True deflationary thinking takes time to develop. People have to experience falling prices for so long, that future low prices become their expectation. For almost 70 years prices have generally trended up as more and more money has been created.
Will the current "crisis" keep prices falling long enough to reverse that thinking?
It is hard to say for sure, but the fundamentals do not seem to be changing; if anything, they are deteriorating. Bailouts and stimulus programs are ballooning deficits and central banks are doing everything in their power to flood the system with liquidity. Let's look at what that means: the central banks (like the Federal Reserve) are selling dollars to the traders and banking houses who are desperate to reduce their dollar short positions. They are buying all sorts of assets, much of it the "financial toxic waste" that got the investment banks and hedge funds into this bad position in the first place. So now the Fed is shorting the dollar on a massive scale, taking the other side of the de-leveraging trade. But they have a huge advantage over other traders in the marketplace: they can never run out of dollars. No matter how big their losses get, they can always stay in the game. Or can they?
Where do they get the dollars they are supplying to the market? Most of them are borrowed from foreign governments that run trade surpluses, but ultimately, they will create them out of thin air if that's what it takes. And foreign governments and other large lenders will be increasingly nervous as they look at the central bank's balance sheet and see dwindling tax receipts and mostly junk bonds, non-performing mortgages, stock of failing or failed companies, and so on, as the primary source of future repayment. Of course they will get their money back eventually, but if the central bank just prints it up, its purchasing power in 5, 10 or 30 years will be only a small fraction of the value they are lending now. When they truly realize that, the game is over. When the central banks can no longer borrow, they will begin to print money in earnest. Then, it will be like the cartoon coyote running off the cliff: everything is going fine until he looks down and sees nothing but the canyon floor, far below him, and suddenly everything is not fine, gravity reasserts itself, and he is falling out of control, to eventually disappear in a puff of dust as he hits the ground. In economics, this is known as hyper-inflation. Think of Zimbabwe. Think of million-dollar bills, printed on one side only because it's too costly to print on both sides. Think of needing a wad of these to buy a single gallon of gas, or a gallon of milk, or a burger and fries.
But it will still take about the same amount of gold to buy a gallon of gas, or a meal, as it does today. Perhaps, if there is a massive flight to the safety of gold, gold's price may be pushed up compared to most other things, and it may take even less gold to buy a gallon of gas then it has historically, at least for a time, until things settle down again.
At the moment, it is quite profitable to speculate by buying and holding dollars and other fiat currencies. No one knows how high they will go, or how long it will take before they begin to fall again. But it is a speculation in a highly volatile commodity that has terrible fundamentals and is undergoing a powerful short squeeze. It is playing with fire, and it will take both luck and skill to make a profit and keep it.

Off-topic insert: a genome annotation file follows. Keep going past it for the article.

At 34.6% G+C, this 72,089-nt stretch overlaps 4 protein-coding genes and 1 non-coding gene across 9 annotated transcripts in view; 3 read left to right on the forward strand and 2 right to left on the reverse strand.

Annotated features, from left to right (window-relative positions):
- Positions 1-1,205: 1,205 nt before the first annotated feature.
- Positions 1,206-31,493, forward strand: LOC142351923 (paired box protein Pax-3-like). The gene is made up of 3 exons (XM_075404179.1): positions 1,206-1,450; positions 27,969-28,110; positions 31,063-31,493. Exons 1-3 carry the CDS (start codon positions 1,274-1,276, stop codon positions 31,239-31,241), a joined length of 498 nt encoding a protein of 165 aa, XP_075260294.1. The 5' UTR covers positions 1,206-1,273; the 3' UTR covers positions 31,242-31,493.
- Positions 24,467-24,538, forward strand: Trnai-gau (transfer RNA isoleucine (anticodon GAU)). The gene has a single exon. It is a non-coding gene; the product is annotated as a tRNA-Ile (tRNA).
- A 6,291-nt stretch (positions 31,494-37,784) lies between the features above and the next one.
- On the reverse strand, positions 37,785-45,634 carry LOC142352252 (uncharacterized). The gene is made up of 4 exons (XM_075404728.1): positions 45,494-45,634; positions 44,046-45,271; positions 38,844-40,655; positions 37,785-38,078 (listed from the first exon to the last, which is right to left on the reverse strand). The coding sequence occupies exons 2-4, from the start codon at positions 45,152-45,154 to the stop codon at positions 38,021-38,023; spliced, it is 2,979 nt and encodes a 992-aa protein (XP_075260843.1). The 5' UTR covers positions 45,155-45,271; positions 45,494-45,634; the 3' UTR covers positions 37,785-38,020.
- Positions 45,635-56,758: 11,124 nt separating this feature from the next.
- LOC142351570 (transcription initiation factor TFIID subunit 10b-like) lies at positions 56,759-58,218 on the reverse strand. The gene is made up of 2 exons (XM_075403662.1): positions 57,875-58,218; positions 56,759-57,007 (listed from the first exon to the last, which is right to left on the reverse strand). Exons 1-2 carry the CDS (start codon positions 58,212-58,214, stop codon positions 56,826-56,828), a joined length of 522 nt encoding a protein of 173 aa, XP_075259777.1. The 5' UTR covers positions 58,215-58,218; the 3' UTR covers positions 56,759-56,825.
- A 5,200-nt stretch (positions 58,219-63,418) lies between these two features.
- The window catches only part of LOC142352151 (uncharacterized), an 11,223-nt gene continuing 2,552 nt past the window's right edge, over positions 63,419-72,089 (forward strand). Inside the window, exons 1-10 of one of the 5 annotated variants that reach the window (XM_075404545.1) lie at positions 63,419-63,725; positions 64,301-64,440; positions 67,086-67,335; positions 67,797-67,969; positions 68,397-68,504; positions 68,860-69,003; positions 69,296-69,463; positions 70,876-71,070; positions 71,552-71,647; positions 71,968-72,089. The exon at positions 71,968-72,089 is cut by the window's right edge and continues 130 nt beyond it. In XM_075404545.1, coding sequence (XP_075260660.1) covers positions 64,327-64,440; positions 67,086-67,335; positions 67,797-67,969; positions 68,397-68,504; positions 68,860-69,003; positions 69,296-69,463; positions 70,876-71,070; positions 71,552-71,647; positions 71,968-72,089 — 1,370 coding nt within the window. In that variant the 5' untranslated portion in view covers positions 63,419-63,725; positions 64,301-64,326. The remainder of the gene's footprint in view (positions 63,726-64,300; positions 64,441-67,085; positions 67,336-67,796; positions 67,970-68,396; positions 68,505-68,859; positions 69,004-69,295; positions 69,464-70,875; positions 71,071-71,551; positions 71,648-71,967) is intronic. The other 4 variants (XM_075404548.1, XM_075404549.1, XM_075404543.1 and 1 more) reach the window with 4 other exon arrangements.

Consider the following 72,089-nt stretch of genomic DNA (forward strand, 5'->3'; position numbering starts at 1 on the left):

Gold on the other hand is just a sound money. Holding it will not make you rich, but will keep you from getting poor. It will not build anything, employ anyone, or pay any interest. But it will retain its value. It is true cash that can be traded for enough local currency to buy what you need any place at any time.
If you have experienced large paper losses in your securities portfolio, be sure to evaluate those losses in terms of gold. Remember that the rising dollar may make your losses look bigger than they really are. Be sure to honor your stops: exit positions to preserve your capital, don't go on hoping they will recover. Look at each position and ask, "If I had the cash, would I buy this today, knowing everything I know about the security, the economy, and my own risk preferences?" If the answer is "yes", then keep the position; otherwise close it out, whether at a loss or a profit.
Take advantage of the dollar's rise to accumulate solid assets like gold (your cash position) and stock in the world's best companies, to buy debt-free real estate and to diversify yourself internationally. Invest in yourself. Learn a new skill or a new language. Travel. Improve your health. Exercise. Meditate. Start a business that can be profitable on a small scale without needing to take on debt, one that can exploit the market gaps that will be left as large old-line companies burdened with debt and union contracts go under. Or start an information publishing business to share what you've learned with others and help them weather the storm, prosper and become happier and healthier.
The bottom line is that health and happiness come first. Spend time with your family! Time is a tricky asset… as we grow older, we have less and less of it, and each second becomes more precious. Spend it wisely. Never confuse happiness with financial success. And never confuse your dollar net worth with your true wealth as measured in gold.